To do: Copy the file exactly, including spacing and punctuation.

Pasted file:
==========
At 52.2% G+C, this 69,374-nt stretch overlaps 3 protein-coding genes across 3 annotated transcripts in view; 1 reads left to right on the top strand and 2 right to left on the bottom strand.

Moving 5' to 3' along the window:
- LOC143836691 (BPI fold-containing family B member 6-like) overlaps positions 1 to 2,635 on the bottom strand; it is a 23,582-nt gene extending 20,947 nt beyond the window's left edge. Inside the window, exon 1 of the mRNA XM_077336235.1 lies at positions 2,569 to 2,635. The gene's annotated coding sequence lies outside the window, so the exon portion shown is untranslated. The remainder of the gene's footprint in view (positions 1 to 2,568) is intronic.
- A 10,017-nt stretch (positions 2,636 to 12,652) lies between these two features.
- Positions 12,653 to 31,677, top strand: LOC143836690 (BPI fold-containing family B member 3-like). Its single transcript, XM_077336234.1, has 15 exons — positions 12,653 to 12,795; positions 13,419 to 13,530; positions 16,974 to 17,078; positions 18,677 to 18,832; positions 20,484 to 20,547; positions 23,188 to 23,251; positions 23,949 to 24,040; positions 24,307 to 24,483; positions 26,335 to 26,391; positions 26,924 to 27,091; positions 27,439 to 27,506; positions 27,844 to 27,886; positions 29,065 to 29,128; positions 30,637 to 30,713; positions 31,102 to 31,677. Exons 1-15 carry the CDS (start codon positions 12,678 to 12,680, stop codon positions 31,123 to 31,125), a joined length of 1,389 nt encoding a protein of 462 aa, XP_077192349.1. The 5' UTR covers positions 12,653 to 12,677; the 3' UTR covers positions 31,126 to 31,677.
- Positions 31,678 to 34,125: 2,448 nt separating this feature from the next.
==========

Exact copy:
At 52.2% G+C, this 69,374-nt stretch overlaps 3 protein-coding genes across 3 annotated transcripts in view; 1 reads left to right on the top strand and 2 right to left on the bottom strand.

Moving 5' to 3' along the window:
- LOC143836691 (BPI fold-containing family B member 6-like) overlaps positions 1 to 2,635 on the bottom strand; it is a 23,582-nt gene extending 20,947 nt beyond the window's left edge. Inside the window, exon 1 of the mRNA XM_077336235.1 lies at positions 2,569 to 2,635. The gene's annotated coding sequence lies outside the window, so the exon portion shown is untranslated. The remainder of the gene's footprint in view (positions 1 to 2,568) is intronic.
- A 10,017-nt stretch (positions 2,636 to 12,652) lies between these two features.
- Positions 12,653 to 31,677, top strand: LOC143836690 (BPI fold-containing family B member 3-like). Its single transcript, XM_077336234.1, has 15 exons — positions 12,653 to 12,795; positions 13,419 to 13,530; positions 16,974 to 17,078; positions 18,677 to 18,832; positions 20,484 to 20,547; positions 23,188 to 23,251; positions 23,949 to 24,040; positions 24,307 to 24,483; positions 26,335 to 26,391; positions 26,924 to 27,091; positions 27,439 to 27,506; positions 27,844 to 27,886; positions 29,065 to 29,128; positions 30,637 to 30,713; positions 31,102 to 31,677. Exons 1-15 carry the CDS (start codon positions 12,678 to 12,680, stop codon positions 31,123 to 31,125), a joined length of 1,389 nt encoding a protein of 462 aa, XP_077192349.1. The 5' UTR covers positions 12,653 to 12,677; the 3' UTR covers positions 31,126 to 31,677.
- Positions 31,678 to 34,125: 2,448 nt separating this feature from the next.